Once the Service Account Key is downloaded, drag it into the fireflicks folder. The file has a long name, like fireflicks-4f400-...fidksf.json. Rename this file to exactly serviceAccountKey.json because this is what the project is looking for.

The Service Account Key is used to initialize the Admin SDK.

The Firebase Command Line Interface (CLI) allows you to serve the web app locally and deploy your web app.

To install or upgrade the CLI run the following npm command:

npm -g install firebase-tools

To verify that the CLI has been installed correctly, open a console and run:

firebase --version

Make sure the version of the Firebase CLI is above 3.5.0 so that it has all the latest features required for Cloud Functions. If not, run npm install -g firebase-tools to upgrade as shown above.

Authorize the Firebase CLI by running:

firebase login

Make sure you are in the web_app directory then set up the Firebase CLI to use your Firebase Project:

firebase use --add

Then select your Project ID and follow the instructions. When prompted, you can choose any Alias, such as codelab for instance.

Earlier, you enabled Cloud Firestore in locked mode. This means that if you were to run the web app now, no data would be accessible from the app even if the user is authenticated. Rules can be updated from the Firebase Console or the CLI. The project includes Cloud Firestore rules in a file called firestore.rules. Deploy these to your Firebase project using the command

firebase deploy --only firestore

Run the FireFlicks app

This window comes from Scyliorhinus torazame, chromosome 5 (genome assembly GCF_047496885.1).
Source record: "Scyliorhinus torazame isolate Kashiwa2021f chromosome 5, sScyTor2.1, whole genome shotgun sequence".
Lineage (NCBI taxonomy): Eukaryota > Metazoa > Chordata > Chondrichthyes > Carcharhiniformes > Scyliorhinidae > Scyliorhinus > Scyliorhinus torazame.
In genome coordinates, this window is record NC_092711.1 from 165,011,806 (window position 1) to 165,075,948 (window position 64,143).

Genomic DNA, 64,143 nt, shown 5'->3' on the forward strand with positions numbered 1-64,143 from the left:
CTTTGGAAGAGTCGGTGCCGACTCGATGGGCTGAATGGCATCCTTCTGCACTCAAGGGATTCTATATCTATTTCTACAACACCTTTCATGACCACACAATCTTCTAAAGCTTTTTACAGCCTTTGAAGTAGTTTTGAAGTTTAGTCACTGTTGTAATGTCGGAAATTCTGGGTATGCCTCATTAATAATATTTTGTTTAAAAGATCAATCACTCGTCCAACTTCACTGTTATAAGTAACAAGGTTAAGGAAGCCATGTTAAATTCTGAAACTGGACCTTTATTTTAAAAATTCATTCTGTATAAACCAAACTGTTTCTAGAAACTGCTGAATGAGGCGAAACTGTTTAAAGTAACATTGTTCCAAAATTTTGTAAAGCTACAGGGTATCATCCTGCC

Once the rules deploy, the web app is configured to run. Run it locally with this command:

npm run dev

To view the app, open Chrome and navigate to http://localhost:8080/

You'll see something like this:

Log in to FireFlicks

The app doesn't display any movies yet. Next, you'll set up the server code, which will also populate the view with some movies.

But first, use the "Log In" button on the right of the toolbar to sign in using your Gmail account. In order to apply custom claims to your user, the user account must already exist in the Firebase project. Signing in now creates a new Firebase user with your email.

You will run a Node.js Express server which handles setting custom claims on user accounts. Server code is located in the backend/admin-service directory of the Git repo. Start by opening a new terminal window and installing the required dependencies:

cd backend/admin-service 
npm install

Next, build the server app.

npm run build

FireFlicks uses Cloud Firestore as its database. Run the following command to populate the database with some sample data. This creates two new collections named "movies" and "ratings" in your Firestore database.

npm run upload-data

Now we are ready to start the Express server. Following command starts a web server that listens on port 3000.

npm run serve

The server implementation uses the Firebase Admin SDK for Node.js (i.e. firebase-admin package). The Admin SDK gets initialized with the service account key you obtained earlier. Here's the relevant code fragment from the app.ts file:

admin-service/src/app.ts

import * as admin from 'firebase-admin';

const serviceAccount = require('../../../serviceAccountKey.json');
admin.initializeApp({
 credential: admin.credential.cert(serviceAccount),
});

Testing the endpoints

The web server exposes following endpoints:

Try calling the GET endpoint using curl or a web browser. You should get a 401 Unauthorized response.

curl -v http://localhost:3000/movies/test
> GET /movies/test HTTP/1.1
> Host: localhost:3000
> User-Agent: curl/7.53.1
> Accept: */*
> 
< HTTP/1.1 401 Unauthorized
< X-Powered-By: Express
< Content-Type: application/json; charset=utf-8
< Content-Length: 36
< ETag: W/"24-mZDp0pnuUM+7C5nI03U41Hl4kOA"
< Date: Mon, 11 Jun 2018 21:46:17 GMT
< Connection: keep-alive
< 
{"message":"ID token not specified"}

It seems the server is looking for an ID token value on the request. Try sending some random string as the ID token. You should still get a 401 response, but this time with a different error message.

curl -v -H "X-Firebase-ID-Token: random-value" http://localhost:3000/movies/test
> GET /movies/test HTTP/1.1
> Host: localhost:3000